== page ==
This week, we discuss:
Boris Johnson’s ambitious climate targets
Russia’s withdrawal from the ISS
No.10’s move to cancel the proposed televised briefings
Johnson’s Green Card
This week, the UK government announced radical new commitments to cut carbon emissions by 78% by 2035.
Hitting the target will require changes to most industrial activity, including an electricity system that operates without generating carbon emissions, a reduction in meat and dairy consumption across the UK, low-carbon heating systems in homes and planting more woodland.
What does it mean?
While China and the U.S. battle for pre-eminence in climate leadership, Boris Johnson is keen to champion Britain’s credentials. And in the Prime Minister’s defence, he’s making significant progress.
The latest commitments are the most ambitious among leading economies because they incorporate our share of international aviation and shipping emissions. His effort is being met with similar commitments by world leaders, including Biden’s pledge to cut emissions by 50%.
While the UK’s contribution to global emissions is relatively small (1.1% as of 2017), Johnson is looking to persuade his counterparts that it’s possible to cut emissions while stimulating economic growth. This is a sound principle, which could involve less focus on carbon taxes – which antagonise and burden normal people – and more focus on retraining programmes and creating jobs.
Despite impressing on the international stage, Johnson could do a better job communicating his green agenda at home. While research suggests that over 50,000 green jobs could be created in Red Wall seats over the next two years, many in these areas are still concerned that the loss of existing industries will devastate their communities.
Russia walks out on the ISS
Russia has announced it will be withdrawing from the International Space Station (ISS) by 2025, ending more than two decades of cooperation with the US in space.
What does it mean?
The withdrawal is the culmination of increased clashes between Russia and the US – cyber-attacks, election meddling and geopolitical disputes over the Crimean Peninsula have all contributed to a steep decline in relations. Now, with space becoming the new battleground for global supremacy and strategic dominance, the two global superpowers are set to take diverging paths forward.
The US continues to expand its ‘Space Force’ ambitions through a blossoming partnership with Elon Musk’s Space X, which saw its first successful human space launch with NASA in 2020.
The US is also set to continue working with the European Space Agency aboard the ISS, whereas Russia is awaiting the green light from Putin to build its own space station in time for 2030. Coupled with the memorandum it signed with China last month to jointly build a base on the surface of the moon, it would appear the battle lines for space domination have now been drawn.
Though the impending rise of a new era of geopolitical space wars may seem trivial to some, others will rightly be feeling an unnerving sense of trepidation – a wrong turn, or a hostile act, could have devastating consequences for the critical satellite infrastructure above us, which provides everything from GPS technology to operating systems for nuclear weapons.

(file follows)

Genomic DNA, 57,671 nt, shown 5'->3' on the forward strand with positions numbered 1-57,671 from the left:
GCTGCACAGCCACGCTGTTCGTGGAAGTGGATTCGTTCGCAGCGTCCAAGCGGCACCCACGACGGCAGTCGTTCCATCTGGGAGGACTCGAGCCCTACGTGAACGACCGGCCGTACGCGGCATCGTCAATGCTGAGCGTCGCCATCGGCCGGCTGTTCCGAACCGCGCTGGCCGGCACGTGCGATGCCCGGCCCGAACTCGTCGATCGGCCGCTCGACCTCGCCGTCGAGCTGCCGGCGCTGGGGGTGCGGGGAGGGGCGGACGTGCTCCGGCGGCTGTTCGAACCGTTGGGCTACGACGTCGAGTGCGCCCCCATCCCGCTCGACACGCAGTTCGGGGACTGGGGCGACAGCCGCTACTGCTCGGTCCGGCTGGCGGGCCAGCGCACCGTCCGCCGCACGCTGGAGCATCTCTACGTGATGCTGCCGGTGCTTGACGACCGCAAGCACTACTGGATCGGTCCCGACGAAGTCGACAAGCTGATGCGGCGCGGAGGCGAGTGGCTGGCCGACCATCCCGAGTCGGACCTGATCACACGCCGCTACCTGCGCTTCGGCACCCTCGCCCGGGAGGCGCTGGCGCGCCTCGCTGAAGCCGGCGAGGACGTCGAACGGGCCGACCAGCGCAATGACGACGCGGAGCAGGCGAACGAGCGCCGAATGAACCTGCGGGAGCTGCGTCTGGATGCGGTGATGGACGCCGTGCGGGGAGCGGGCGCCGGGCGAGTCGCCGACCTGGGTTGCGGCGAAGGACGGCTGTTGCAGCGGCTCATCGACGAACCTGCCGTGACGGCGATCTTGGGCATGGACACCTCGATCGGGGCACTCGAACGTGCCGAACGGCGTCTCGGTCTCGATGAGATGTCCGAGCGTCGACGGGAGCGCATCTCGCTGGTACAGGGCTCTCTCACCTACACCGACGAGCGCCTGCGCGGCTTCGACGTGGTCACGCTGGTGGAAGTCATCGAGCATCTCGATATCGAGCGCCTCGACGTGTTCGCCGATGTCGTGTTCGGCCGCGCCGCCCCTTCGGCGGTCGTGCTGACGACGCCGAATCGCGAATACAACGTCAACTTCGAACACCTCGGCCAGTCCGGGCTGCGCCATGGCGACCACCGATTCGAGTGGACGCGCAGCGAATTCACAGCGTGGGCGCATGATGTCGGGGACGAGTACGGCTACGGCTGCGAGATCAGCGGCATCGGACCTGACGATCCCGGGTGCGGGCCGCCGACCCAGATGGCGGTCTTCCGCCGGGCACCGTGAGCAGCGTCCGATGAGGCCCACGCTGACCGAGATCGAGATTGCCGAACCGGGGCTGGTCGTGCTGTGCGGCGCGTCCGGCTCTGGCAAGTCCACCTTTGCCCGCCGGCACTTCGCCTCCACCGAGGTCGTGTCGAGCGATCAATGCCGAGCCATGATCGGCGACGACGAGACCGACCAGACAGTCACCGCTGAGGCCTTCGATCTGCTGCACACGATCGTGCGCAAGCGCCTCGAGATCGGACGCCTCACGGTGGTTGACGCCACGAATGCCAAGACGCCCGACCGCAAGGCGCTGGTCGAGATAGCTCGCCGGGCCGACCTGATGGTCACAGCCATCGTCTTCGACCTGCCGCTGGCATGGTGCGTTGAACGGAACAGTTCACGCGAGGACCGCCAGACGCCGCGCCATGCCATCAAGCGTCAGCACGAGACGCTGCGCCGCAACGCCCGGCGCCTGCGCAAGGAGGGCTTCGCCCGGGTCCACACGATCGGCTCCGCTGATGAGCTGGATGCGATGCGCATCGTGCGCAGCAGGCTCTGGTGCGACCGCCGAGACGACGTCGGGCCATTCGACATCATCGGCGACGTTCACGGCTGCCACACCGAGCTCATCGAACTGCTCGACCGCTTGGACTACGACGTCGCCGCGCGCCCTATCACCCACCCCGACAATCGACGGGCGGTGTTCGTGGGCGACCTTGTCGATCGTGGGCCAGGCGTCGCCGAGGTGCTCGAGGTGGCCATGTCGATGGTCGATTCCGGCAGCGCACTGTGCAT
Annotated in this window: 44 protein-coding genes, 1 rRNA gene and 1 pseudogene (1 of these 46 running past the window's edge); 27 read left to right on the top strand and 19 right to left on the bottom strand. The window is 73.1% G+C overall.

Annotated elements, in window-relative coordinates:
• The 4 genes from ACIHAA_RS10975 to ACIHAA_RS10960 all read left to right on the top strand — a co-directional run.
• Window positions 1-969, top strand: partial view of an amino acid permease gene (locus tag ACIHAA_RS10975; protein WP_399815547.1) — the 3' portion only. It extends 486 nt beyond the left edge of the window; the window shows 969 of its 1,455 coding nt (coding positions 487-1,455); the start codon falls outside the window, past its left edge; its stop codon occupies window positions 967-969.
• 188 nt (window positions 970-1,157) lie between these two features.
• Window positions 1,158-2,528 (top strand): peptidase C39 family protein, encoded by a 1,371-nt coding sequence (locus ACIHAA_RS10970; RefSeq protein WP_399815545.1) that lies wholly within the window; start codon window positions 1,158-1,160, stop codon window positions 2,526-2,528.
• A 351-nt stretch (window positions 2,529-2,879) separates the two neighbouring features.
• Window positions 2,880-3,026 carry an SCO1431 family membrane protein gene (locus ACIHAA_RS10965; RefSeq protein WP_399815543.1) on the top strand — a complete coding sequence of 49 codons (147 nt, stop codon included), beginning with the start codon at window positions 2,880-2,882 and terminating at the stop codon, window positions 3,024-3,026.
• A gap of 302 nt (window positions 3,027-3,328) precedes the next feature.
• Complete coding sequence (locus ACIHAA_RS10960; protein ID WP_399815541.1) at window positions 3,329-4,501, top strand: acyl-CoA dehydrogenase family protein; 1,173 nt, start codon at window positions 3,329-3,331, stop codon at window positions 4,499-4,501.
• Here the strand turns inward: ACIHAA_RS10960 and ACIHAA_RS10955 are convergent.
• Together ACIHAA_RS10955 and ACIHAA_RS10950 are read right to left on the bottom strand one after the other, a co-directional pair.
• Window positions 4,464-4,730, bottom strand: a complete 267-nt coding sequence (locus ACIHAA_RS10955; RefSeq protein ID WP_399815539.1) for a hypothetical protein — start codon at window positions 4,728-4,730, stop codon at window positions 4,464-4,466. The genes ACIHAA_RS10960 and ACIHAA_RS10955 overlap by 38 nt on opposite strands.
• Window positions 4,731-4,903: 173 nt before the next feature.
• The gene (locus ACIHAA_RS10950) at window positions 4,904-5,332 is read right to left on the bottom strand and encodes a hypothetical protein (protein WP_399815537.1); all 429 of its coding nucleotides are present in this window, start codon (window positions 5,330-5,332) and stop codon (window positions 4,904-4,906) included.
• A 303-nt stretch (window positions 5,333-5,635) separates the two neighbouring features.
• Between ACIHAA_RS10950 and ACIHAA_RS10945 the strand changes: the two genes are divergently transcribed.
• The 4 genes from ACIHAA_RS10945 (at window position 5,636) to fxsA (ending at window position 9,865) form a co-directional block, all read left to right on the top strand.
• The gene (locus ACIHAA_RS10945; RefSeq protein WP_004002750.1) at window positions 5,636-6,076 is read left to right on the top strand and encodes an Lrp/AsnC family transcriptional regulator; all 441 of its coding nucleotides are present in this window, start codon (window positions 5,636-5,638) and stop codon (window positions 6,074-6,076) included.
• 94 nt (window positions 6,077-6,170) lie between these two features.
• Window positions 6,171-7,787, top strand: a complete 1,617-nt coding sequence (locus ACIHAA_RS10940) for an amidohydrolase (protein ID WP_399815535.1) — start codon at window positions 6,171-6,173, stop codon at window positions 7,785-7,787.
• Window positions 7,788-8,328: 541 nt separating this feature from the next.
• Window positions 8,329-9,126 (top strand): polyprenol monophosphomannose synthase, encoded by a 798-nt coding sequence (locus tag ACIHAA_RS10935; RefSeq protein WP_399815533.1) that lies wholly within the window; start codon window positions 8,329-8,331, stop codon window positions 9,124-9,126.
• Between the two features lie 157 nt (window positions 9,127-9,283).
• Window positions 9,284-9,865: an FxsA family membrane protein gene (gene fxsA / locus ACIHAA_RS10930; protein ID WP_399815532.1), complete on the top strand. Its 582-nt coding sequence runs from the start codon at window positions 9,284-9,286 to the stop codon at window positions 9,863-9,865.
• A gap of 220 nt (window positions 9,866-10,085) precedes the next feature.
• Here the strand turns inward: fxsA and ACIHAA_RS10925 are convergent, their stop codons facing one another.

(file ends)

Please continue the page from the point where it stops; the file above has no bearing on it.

The battle for space dominance is more important than we realise.
What a waste of money!
After spending £2.6 million on a new briefing room, plans for televised White House-style press briefings at Downing Street have been abandoned.
Boris Johnson’s aide Allegra Stratton, who had been hired on an £100,000 salary to front the briefings, will become the spokeswoman for the COP26 climate summit instead.
What does it mean?
Masterminded by former Downing Street comms director, Lee Cain, and inspired by the Trump administration’s punchy comms strategy, the televised briefings were intended to reduce the influence of journalists and give politicians the chance to address the public directly. A noble aspiration for sure, but, from the get go, the idea was met with scepticism.
Televised briefings were important during the early stages of the pandemic, when it was crucial for ministers and experts to communicate why lockdown was necessary and the current state of public health. But with fewer updates to share, many No 10 insiders began to worry that these press briefings would become an opportunity for journalists to catch the Government out. And after unsuccessful rehearsals in January or February, many doubted whether Allegra Stratton was the right person to keep the “Gotcha!” moments at bay.
After months of kicking the start date down the road, No. 10 eventually put the press briefings out of their misery, sneaking the news of their cancellation into a day dominated by the European Super League. Despite this cancellation, ministers insist that the venue was not a waste of money, adding that the press facility would be used by future governments (assuming whichever party is in power is happy to be surrounded by Tory-blue panelling).
This Week’s Must Reads
‘One Reason Why the Super League Failed’ by Grace Robertson for Grace On Football
‘Welcome to the YOLO Economy’ by Kevin Roose for The New York Times
‘Jacinda Ardern is now the West’s woke weak link’ by Con Coughlin for The Telegraph
‘Celebrating Derek Chauvin’s conviction is not enough. We want to live’ by Derecka Purnell for The Guardian
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